Monday, May 9, 2016

Starting a Fire With a Telescope

Yes, you read the title correctly.  Today I'm going to discuss how you use a telescope to start a fire.  Please, please, please do not do this experiment without supervision and/or don't allow your kids to do this without your supervision.  To start you need a telescope.  I recently took my astronomy class outside during the day to do a bit of solar observing.  We saw a few sunspots on the Sun which was super cool!  Afterwards I spoke a bit about the telescope and then did a simple demonstration showing why the solar filter on the telescope is VERY important.  The solar filter blocks 99+% of the sun's light, allowing one to view sunspots without going blind.

When the filter is removed, however, the telescope mirror collects MUCH more light.  I have an 8 inch diameter telescope where I work and if you hold you hand a few inches away from the eyepiece, the collected light from the Sun will very quickly warm your hand.  If you move your hand closer, it will quickly burn your hand leaving you with the feeling that someone just jabbed a pencil in your hand.  I then took a piece of paper and held it an inch or two from the eyepiece and the concentrated light quickly lit the paper on fire!  Next, I took a second piece of paper and burned a smiley face into it!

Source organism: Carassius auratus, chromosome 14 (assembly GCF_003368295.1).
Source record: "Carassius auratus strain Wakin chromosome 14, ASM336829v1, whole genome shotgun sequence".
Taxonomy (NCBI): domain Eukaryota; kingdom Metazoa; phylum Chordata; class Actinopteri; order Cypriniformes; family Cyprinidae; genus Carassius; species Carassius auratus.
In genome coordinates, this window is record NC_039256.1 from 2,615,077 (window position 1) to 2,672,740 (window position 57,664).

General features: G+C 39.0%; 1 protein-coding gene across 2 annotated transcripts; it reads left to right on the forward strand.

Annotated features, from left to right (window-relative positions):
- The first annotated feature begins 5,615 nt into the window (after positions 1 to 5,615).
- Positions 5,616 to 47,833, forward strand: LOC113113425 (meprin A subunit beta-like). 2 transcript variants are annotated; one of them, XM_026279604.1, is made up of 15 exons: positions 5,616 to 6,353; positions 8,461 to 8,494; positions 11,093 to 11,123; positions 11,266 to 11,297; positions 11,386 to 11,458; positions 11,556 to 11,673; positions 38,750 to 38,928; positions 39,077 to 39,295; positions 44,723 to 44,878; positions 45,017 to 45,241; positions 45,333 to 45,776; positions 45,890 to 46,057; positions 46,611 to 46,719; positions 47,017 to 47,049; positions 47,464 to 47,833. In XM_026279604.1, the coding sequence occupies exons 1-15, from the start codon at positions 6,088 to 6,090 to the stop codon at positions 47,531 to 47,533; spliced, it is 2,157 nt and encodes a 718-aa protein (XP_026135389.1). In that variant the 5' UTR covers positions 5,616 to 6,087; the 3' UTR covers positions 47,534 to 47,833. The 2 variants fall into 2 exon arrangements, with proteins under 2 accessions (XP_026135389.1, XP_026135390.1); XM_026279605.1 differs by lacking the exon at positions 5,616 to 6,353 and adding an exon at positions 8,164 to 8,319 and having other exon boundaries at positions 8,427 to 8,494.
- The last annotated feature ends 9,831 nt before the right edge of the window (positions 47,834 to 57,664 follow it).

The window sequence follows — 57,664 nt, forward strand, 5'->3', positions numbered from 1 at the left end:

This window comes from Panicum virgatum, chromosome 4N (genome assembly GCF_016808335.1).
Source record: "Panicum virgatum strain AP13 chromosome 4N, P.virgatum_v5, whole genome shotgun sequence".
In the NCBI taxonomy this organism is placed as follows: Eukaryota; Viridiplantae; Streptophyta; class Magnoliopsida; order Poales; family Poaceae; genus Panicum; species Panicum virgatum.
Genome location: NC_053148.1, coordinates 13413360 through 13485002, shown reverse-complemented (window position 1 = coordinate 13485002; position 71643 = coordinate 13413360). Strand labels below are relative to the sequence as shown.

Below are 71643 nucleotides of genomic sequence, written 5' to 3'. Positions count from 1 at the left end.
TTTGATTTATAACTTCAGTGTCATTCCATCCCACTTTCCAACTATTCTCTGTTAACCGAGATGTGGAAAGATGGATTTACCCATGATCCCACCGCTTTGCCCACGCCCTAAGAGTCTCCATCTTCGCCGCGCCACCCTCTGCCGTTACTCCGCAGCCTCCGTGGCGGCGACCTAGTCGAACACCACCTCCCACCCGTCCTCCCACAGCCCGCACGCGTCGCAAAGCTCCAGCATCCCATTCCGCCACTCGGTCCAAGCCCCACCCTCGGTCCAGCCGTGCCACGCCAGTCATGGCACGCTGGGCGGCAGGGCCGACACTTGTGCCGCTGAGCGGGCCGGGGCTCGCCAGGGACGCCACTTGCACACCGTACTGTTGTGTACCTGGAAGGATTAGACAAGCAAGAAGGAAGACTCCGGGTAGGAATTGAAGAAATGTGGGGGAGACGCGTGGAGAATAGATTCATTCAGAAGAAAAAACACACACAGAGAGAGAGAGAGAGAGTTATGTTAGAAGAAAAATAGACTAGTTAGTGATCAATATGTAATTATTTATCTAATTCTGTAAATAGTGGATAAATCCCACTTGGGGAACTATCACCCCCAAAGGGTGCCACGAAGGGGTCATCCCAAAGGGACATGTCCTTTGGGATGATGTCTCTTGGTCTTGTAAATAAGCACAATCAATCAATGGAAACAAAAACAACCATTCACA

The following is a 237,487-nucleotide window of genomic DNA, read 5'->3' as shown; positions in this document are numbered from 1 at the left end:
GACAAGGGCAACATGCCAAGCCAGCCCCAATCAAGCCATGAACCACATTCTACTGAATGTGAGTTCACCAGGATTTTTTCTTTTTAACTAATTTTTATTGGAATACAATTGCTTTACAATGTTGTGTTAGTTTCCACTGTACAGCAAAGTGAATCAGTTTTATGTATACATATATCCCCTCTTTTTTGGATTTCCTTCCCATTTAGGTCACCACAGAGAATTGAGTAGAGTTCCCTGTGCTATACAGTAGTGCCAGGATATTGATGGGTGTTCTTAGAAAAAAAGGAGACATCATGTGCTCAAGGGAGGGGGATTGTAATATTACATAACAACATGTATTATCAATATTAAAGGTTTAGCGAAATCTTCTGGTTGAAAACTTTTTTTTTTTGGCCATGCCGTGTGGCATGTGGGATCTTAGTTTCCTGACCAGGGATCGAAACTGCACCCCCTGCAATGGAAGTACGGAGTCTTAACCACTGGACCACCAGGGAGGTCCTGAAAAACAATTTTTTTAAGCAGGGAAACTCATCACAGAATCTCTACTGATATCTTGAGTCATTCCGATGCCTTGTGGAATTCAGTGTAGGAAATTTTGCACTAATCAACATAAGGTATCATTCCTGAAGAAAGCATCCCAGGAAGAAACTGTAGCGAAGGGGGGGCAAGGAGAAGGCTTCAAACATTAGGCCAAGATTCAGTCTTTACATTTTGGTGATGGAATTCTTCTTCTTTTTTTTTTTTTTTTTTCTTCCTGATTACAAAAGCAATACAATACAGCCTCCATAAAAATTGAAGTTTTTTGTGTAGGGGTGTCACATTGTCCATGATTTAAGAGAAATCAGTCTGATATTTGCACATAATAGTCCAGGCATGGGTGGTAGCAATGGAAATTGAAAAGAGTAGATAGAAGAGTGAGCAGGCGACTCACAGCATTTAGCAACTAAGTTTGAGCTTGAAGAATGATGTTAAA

Okay, so maybe you have to squint a bit to see the smiley face, but it's there!  We also tested this with the finder scope on the telescope.  The finder scope is simply a smaller telescope.  This one had a diameter of about 1 inch, meaning it collected 64 times less the light of the telescope itself.  We tried burning the paper but with no luck.  You wouldn't want to observe the Sun with the finder scope as it collects enough light to seriously damage your eyes, but it wasn't enough light to burn a piece of paper.  

There you have it.  Solar observing and fires.  I'd call that a successful astronomy class!

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